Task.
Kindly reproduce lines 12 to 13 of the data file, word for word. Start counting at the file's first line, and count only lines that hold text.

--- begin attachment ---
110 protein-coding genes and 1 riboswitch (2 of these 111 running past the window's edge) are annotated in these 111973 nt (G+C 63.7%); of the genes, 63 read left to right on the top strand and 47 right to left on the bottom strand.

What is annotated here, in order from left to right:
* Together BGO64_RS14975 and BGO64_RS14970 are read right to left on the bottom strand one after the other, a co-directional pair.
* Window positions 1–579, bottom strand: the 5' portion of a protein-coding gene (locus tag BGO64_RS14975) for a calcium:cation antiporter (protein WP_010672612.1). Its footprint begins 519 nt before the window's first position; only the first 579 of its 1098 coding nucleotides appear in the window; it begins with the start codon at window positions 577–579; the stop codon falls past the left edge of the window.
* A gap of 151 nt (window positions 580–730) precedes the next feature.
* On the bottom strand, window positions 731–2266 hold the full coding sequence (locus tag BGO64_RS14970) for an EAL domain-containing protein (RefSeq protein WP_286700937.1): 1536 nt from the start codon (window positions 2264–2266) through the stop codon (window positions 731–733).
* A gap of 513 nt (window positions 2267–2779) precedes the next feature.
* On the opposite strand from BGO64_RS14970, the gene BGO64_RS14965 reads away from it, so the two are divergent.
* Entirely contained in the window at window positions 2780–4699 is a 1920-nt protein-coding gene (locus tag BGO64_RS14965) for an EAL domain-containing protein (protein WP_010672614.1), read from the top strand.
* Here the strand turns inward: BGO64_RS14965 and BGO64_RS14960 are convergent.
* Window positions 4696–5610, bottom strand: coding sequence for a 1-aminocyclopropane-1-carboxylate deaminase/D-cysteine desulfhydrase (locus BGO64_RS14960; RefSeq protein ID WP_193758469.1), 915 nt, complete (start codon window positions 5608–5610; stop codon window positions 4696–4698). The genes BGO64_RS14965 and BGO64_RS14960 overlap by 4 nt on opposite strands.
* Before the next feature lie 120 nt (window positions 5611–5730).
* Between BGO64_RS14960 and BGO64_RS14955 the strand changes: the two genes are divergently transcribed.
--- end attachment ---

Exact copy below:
* Before the next feature lie 120 nt (window positions 5611–5730).
* Between BGO64_RS14960 and BGO64_RS14955 the strand changes: the two genes are divergently transcribed.